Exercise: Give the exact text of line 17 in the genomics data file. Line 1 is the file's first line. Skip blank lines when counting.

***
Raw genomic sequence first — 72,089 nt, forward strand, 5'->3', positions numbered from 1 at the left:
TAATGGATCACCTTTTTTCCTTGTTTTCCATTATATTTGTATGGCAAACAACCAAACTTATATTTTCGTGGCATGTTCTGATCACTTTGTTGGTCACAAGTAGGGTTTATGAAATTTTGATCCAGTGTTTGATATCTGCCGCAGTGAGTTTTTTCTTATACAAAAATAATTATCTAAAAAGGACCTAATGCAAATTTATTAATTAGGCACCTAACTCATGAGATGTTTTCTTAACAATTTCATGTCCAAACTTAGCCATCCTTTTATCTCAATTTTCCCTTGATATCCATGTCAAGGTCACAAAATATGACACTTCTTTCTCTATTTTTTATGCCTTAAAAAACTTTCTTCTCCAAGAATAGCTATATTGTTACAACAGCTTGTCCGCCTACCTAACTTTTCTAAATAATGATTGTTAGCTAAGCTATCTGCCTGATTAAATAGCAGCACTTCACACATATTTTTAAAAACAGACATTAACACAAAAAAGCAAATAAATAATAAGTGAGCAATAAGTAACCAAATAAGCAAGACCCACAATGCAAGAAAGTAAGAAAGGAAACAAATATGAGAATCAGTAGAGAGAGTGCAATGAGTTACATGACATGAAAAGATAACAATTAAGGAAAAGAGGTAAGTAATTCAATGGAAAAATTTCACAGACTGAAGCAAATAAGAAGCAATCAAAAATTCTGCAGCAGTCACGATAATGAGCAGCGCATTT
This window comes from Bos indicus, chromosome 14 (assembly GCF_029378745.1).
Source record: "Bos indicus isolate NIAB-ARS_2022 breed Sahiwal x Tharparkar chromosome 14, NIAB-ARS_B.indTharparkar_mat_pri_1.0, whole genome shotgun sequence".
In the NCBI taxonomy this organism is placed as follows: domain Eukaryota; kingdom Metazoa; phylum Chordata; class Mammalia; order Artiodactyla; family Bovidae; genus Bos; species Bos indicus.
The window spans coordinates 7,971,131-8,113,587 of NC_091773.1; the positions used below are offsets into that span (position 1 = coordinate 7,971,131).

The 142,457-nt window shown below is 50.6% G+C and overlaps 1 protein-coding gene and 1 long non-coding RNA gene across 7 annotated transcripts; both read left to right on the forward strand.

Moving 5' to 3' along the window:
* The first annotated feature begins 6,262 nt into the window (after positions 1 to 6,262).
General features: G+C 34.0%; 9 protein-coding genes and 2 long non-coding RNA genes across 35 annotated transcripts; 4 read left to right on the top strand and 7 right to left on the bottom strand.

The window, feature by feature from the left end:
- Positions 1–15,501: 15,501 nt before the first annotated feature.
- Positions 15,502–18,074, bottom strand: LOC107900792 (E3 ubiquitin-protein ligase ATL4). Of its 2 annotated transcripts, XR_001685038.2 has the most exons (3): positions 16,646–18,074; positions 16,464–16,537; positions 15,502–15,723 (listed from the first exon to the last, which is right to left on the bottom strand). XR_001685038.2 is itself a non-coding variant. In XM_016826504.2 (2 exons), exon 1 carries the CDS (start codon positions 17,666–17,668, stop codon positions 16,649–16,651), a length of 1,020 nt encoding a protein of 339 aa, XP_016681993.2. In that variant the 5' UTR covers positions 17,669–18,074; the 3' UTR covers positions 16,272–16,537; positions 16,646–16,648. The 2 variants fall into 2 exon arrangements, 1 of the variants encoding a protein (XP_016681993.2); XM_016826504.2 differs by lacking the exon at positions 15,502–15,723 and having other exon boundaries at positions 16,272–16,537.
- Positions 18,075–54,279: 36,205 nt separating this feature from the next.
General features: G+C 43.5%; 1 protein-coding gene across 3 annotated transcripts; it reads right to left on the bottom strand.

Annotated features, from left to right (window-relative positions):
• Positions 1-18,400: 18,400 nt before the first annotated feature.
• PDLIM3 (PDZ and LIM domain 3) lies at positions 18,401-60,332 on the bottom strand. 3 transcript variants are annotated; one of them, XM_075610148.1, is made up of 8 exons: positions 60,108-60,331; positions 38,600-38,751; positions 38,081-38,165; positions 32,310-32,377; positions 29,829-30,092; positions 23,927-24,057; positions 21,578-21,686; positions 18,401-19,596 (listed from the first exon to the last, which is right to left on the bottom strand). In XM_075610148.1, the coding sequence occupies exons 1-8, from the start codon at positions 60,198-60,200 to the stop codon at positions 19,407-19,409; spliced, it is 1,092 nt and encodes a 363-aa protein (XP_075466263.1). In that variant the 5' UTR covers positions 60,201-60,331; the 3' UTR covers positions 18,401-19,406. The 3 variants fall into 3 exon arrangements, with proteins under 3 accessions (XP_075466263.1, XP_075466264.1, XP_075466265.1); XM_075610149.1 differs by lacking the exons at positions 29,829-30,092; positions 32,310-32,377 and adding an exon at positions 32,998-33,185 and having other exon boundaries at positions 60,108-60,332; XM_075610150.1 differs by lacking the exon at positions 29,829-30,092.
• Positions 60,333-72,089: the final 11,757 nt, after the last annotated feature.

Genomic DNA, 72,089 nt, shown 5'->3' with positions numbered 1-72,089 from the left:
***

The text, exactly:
• Positions 1-18,400: 18,400 nt before the first annotated feature.